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Triad

In all the ancient mythologies there were triads, which consisted of a mysterious union of three deities. Each triad was generally explained as consisting of a creator, a preserver, and a destroyer. The principal heathen triads were as follows: The Egyptian, Osiris, Isis, and Horus; the Orphic, Phanes Uranus, and Kronos; the Zoroastric, Ormuzd, Mithras, and Ahriman; the Indian, Brahma, Vishnu, and Siva; the Cabirie, Axereos, Axiokersa, and Axiokersos; the Phenician, Ashtaroth, Mileom, and Chemosh; the Tyrian, Behls, Venus, and Thammuz; the Grecian, Zeus, Poseidon, and Hades; the Roman, Jupiter, Neptune, and Pluto; the Eleusinian, Iacchus, Persephone, and Demeter; the Platonie, Tagathon, Nous, and Psyche; the Celtic, Hu, Ceridwen, and Creirwy; the Teutonic, Fenris, Midgard, and Hela; the Gothic, Woden, Friga, and Thor; and the Seandinavians, Odin, Vile, and Ve. Even the Mexicans had their triads, which were Vitzliputzli, Kaloc, and Tescalipuca.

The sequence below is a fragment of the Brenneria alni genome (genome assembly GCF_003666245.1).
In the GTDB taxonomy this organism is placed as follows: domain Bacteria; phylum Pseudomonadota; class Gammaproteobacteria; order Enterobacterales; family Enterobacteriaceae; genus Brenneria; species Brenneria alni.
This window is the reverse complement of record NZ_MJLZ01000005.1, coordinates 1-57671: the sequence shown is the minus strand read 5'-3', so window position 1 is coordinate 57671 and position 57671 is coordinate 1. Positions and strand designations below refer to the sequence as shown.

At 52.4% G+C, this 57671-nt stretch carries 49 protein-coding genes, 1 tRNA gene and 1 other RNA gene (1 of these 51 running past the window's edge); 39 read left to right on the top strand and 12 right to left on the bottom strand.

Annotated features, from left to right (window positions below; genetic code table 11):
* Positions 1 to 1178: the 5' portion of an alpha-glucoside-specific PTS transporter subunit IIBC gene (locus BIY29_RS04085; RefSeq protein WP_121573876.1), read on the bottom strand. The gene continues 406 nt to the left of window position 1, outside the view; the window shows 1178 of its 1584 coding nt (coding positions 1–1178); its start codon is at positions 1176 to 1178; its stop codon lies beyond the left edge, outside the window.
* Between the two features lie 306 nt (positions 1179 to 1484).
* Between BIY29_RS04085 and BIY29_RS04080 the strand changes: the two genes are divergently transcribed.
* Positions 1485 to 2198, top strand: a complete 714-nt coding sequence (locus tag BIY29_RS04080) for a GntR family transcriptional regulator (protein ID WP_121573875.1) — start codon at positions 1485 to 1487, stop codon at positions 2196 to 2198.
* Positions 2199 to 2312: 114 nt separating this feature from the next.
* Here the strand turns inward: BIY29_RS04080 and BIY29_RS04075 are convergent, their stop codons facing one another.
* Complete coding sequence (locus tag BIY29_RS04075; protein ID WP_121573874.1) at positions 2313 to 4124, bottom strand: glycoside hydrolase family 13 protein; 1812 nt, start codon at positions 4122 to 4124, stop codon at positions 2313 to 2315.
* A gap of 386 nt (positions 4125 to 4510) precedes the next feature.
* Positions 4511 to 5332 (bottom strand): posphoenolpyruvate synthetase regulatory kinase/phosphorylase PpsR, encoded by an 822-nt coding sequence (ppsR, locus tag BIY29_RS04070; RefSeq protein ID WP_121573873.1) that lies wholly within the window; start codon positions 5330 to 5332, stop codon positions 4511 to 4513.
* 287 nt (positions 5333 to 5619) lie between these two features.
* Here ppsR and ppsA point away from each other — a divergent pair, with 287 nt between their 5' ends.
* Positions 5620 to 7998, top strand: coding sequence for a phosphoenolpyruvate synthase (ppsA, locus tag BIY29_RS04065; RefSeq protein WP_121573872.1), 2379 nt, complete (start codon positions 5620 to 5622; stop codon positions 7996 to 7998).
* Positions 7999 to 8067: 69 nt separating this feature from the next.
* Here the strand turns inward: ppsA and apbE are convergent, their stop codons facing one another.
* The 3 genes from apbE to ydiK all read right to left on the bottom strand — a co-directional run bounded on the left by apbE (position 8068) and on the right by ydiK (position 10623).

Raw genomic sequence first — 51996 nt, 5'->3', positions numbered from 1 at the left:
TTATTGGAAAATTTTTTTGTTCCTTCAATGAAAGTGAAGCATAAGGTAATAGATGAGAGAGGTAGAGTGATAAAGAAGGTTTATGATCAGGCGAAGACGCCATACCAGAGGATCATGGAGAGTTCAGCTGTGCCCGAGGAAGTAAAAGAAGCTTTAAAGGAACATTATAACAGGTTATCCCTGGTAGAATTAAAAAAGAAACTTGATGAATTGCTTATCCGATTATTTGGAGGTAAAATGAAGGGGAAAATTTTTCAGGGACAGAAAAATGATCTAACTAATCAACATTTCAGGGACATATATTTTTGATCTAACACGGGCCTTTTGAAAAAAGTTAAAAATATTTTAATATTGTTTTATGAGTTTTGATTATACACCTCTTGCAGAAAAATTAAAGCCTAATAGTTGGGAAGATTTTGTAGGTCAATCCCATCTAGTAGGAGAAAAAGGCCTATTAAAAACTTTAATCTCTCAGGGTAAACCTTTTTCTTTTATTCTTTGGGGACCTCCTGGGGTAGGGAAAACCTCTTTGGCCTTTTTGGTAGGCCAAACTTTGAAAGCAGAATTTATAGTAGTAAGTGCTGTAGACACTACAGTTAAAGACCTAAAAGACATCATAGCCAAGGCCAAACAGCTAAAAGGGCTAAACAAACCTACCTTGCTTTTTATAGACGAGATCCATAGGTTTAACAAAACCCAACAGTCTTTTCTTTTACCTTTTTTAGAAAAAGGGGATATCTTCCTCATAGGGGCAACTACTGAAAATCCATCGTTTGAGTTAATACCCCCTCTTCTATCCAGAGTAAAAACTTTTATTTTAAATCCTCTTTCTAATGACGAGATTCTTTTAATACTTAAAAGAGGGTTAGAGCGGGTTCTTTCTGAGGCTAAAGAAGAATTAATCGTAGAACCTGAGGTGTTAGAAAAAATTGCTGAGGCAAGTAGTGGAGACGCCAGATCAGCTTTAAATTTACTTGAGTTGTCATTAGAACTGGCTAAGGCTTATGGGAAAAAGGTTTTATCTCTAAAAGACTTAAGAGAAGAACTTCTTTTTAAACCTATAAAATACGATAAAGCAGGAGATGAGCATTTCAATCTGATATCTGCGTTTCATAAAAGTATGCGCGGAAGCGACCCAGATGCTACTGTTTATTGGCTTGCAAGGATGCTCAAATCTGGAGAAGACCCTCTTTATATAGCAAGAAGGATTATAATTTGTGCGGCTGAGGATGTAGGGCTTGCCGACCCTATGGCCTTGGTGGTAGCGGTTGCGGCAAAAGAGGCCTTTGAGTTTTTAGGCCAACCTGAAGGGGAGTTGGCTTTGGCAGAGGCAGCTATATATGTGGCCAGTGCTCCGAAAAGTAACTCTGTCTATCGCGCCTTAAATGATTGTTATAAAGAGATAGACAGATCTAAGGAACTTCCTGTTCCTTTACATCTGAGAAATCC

This system of triads has, indeed, been so predominant in all the old religions, as to be invested with a mystical idea; and hence it has become the type in Freemasonry of the triad of three governing officers, who are to be found in almost every Degree. The Master and the two Wardens in the Lodge give rise to the Priest, the King, and the Seribe in the Royal Arch; to the Commander, the Generalissimo, and the Captain-General in Templarism; and in most of the higher Degrees to a triad which presides under various names. We must, perhaps, look for the origin of the triads in mythology, as we certainly must in Freemasonry, to the three positions and functions of the sun. The rising sun or creator of light, the meridian sun or its preserver, and the setting sun or its destroyer (see Three).

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